WOMBS FOR RENT?Gestational Surrogacy and the New Intimacies of the Global Marketby Rachel BlattSubmitted in partial fulfillment of the requirements fora Bachelor of Arts with Honors in AnthropologyBrown UniversityApril 2009First Reader:Lina Fruzzetti, Ph.D.Second Reader:Sherine Hamdy, Ph.D.1

Wombs for Rent? Gestational Surrogacy and the New Intimacies of the Global MarketExcerpt from the website of the Malpani Infertility Clinic in Bombay, India:“Infertility, Artificial Insemination & Surrogate Mother in Hindu Mythologyby Dr. Devdutt PattanaikIn the Bhagvata Purana, there is a story that suggests the practice ofsurrogate motherhood. Kans, the wicked king of Mathura, had imprisonedhis sister Devaki and her husband Vasudeva because oracles had informedhim that her child would be his killer. Every time she delivered a child, hesmashed its head on the floor. He killed six children. When the seventhchild was conceived, the gods intervened. They summoned the goddessYogamaya and had her transfer the fetus from the womb of Devaki to thewomb of Rohini (Vasudeva’s other wife who lived with her sister Yashodaacross the river Yamuna, in the village of cowherds at Gokul). Thus the childconceived in one womb was incubated in and delivered through anotherwomb.”2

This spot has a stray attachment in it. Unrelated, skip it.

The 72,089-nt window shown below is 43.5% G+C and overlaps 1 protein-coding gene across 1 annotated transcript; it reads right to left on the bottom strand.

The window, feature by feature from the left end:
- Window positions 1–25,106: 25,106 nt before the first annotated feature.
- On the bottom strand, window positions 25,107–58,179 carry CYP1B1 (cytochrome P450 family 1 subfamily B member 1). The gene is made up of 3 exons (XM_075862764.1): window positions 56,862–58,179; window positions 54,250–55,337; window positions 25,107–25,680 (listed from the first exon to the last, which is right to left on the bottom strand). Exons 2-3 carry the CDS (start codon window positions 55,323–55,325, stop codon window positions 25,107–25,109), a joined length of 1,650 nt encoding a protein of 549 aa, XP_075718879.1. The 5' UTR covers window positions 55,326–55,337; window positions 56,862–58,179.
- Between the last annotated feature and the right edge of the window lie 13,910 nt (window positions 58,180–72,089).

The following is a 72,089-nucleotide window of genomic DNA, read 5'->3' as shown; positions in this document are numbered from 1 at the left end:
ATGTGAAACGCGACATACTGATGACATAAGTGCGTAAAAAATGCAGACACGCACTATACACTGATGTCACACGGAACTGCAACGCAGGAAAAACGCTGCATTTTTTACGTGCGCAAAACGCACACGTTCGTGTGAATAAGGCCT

IntroductionIntroductionIn the spring of my junior year at Brown I enrolled in Sherine Hamdy’sBioethics and Culture class, an introduction to medical anthropology thatengaged the social and ethical implications of medicine and biotechnology. Icouldn’t have known when I registered how important the class would be forme. It changed my understanding of this discipline, of the anthropologist’srole in society, of the intersections of our bodies, policies and economies, andmore than most classes at Brown, it left me hungry to read, witness and learnmore. That semester, I was introduced to many of the contemporary medicalanthropologists you will see cited in this thesis. I realized that identifyingbioethical problems is important not only for one’s understanding of scientificand medical realms, but also for one’s understanding of society as a whole.Questions surrounding abortion, amniocentesis, disability, conceptions ofmotherhood, conceptions of the body, as well as the commodification of thebody, were central to our in-class discussions. During the final project for theclass, I became particularly interested in women’s health, the global trade inhuman body parts, and the transnational inequalities on which reproductivepolicies and practices increasingly depend. It was during my search for abioethical problem that encompassed these issues that I first learned aboutinternational commercial surrogacy and the burgeoning surrogacy marketin India. “India Nurtures Business of Surrogate Motherhood,” an article3